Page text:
Increasing instances of crime against drivers of two of the world’s biggest ridesharing companies, Uber and Lyft, have triggered a push for biometrics as a more secure way for app users to identify themselves when they sign on to order rides.
The calls include a suggested requirement for passengers to provide their government-issued IDs or selfie biometrics when signing onto the app so that such information can be checked against criminal databases.
An article by The Wall Street Journal (subscription), carries testimonies of some rideshare drivers who were violently attacked and in some cases had their cars hijacked and phones stolen by criminals who were able to pretend to be passengers because they were not properly identified.
The report mentions the case of a 37-year-old driver in San Francisco who was knocked out by a passenger when the former asked for the latter’s ID, causing the driver to give up his job after the incident.
Mentioning statistics regarding the increase in ridesharing crime in many parts of the United States, the WSJ quotes some of the drivers and their unions as suggesting background checks for app users. These could also include periodic biometric verification. Some of the companies have said such checks, which are not required for other modes of transportation, can be cumbersome and costly.
One of the arguments put forth by the drivers is that the companies should require passengers to register for the app using face biometrics as is currently the case for drivers, who go through rigorous biometric ID checks – a subject that has prompted controversy in the past.
Unions and lawyers have said companies have the responsibility to protect their drivers, but the firms maintain that users cannot be forced to upload their photos to the application.
Meanwhile, in an emailed reaction to Biometric Update following the WSJ report, the founder and Chief Executive Officer of biometric ID verification solution provider Incode, Ricardo Amper, says not being able to determine the true identity of someone in the ridesharing era creates a huge security risk.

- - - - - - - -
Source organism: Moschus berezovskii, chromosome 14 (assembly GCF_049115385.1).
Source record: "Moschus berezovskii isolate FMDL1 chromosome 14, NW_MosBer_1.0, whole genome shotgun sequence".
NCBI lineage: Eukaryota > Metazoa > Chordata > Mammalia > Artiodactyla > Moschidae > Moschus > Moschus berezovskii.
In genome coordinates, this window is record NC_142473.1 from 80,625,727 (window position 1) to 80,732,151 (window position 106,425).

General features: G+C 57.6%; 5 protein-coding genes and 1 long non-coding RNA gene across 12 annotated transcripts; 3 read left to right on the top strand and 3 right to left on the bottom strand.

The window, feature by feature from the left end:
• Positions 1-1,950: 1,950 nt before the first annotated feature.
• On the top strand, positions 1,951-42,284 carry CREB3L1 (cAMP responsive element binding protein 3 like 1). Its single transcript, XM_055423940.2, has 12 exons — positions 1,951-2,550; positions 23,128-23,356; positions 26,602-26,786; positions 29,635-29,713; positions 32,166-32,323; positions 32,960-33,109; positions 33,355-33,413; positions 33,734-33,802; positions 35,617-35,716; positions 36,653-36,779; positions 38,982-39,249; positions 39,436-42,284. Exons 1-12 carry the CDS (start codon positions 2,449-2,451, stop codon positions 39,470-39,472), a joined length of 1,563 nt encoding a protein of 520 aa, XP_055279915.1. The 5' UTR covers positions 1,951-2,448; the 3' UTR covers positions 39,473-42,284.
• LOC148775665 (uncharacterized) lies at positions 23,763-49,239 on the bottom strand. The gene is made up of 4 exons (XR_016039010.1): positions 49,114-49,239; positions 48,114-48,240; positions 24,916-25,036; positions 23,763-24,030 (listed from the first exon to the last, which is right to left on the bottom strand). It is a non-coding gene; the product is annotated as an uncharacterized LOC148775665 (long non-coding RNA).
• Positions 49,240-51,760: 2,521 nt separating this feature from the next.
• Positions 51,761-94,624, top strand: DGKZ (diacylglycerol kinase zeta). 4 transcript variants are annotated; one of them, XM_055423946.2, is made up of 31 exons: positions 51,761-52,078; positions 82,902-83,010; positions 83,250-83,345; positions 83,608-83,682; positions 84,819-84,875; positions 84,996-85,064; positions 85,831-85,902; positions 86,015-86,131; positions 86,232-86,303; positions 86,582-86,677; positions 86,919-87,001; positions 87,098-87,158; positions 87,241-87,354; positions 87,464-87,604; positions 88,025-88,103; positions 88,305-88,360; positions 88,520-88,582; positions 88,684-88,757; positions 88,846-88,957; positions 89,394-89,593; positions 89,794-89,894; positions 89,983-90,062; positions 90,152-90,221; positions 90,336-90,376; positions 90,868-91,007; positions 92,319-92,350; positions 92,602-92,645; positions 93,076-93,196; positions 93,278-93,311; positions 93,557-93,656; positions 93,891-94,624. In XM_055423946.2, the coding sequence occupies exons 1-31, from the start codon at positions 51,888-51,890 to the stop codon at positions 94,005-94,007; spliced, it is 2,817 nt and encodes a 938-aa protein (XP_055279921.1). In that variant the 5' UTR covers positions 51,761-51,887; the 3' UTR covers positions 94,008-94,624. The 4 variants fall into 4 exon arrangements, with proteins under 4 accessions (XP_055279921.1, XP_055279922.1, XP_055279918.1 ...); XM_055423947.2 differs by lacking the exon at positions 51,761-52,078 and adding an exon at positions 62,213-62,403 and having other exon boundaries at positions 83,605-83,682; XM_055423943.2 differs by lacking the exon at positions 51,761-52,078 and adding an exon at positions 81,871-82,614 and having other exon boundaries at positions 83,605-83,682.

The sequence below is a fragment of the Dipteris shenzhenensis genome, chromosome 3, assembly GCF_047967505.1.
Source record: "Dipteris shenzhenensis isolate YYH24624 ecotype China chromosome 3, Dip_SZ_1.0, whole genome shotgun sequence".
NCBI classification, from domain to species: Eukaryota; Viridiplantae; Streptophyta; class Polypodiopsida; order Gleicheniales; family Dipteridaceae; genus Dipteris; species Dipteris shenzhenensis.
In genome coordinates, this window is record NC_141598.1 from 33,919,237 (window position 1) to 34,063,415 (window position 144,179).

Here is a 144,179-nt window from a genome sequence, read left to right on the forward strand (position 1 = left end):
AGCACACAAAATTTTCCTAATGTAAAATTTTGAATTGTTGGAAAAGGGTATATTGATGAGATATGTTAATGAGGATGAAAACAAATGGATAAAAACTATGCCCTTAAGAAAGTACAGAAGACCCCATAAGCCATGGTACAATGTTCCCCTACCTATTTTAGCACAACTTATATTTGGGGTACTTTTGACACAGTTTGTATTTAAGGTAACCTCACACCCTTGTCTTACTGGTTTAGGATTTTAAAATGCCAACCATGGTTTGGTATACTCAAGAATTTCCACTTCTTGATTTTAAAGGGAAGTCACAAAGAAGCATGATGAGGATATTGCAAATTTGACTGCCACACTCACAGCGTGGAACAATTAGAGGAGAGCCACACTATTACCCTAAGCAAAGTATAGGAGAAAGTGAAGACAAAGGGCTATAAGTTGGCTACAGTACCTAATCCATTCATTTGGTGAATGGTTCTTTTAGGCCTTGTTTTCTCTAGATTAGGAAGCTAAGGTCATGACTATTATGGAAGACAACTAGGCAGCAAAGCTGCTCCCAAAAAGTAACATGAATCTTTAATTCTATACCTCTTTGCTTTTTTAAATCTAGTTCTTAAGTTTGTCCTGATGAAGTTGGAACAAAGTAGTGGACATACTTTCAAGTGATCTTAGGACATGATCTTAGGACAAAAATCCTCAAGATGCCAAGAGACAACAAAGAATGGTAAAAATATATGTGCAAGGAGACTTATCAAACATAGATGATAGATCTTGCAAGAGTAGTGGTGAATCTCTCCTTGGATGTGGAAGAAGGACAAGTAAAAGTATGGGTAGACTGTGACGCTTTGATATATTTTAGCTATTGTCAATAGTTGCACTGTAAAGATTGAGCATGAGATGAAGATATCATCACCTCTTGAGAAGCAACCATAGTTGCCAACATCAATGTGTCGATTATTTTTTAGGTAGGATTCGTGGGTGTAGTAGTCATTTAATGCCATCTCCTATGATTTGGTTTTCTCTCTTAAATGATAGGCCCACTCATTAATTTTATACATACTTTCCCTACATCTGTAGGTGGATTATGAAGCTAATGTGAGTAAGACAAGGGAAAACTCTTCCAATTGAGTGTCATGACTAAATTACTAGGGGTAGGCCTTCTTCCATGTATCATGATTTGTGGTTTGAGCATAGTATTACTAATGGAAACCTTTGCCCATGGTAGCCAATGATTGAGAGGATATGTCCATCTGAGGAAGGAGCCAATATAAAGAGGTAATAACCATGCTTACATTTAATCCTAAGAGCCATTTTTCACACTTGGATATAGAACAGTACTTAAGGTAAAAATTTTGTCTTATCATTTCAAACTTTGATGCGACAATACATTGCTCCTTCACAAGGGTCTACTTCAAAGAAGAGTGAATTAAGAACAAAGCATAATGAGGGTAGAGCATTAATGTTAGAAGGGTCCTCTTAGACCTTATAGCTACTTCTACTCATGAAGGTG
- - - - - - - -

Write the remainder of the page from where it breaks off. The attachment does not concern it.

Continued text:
“In the era of Uber and rideshare, there’s no real way to verify someone is who they say they are, which poses a huge security risk for people. An Uber driver can say they are someone, but there is no true way for the passenger to prove this — and vice versa,” writes Amper.
“This has caused an increase in crimes and attacks by people utilizing a deep fake, or false identity. There can no longer be trust in what someone claims, it needs to be proven. By maximizing the power of biometrics and simplifying the process of identity verification, there’s an opportunity to prevent identity theft-related crimes such as carjacking by authenticating all parties before pickup occurs,” he recommends.
Brazilian rideshare crime network member faces jail
In a related development, a 29-year-old Brazilian has admitted to being involved in an identity theft-based rideshare fraud and delivery services fraud scheme in the U.S.
According to a press release from the Office of the Attorney General of the District of Massachusetts, Wemerson Dutra Aguiar, who pleaded guilty to two counts of conspiracy to commit wire fraud and aggravated identity theft will be sentenced in May this year.
The press release details how Aguiar, charged alongside 18 others, carried out fraudulent activities stealing the identity of victims either from their driver’s licenses or driver accounts, including altering driver’s license photos.
In the U.S., the charge of conspiracy to commit wire fraud provides for a sentence of up to 20 years in prison, three years of supervised release and a fine of $250,000 or twice the gross gain or loss from the offense, whichever is greater; while the charge of aggravated identity theft provides for a sentence of at least two years in prison to be served consecutive to any other sentence imposed, the Attorney General’s Office states.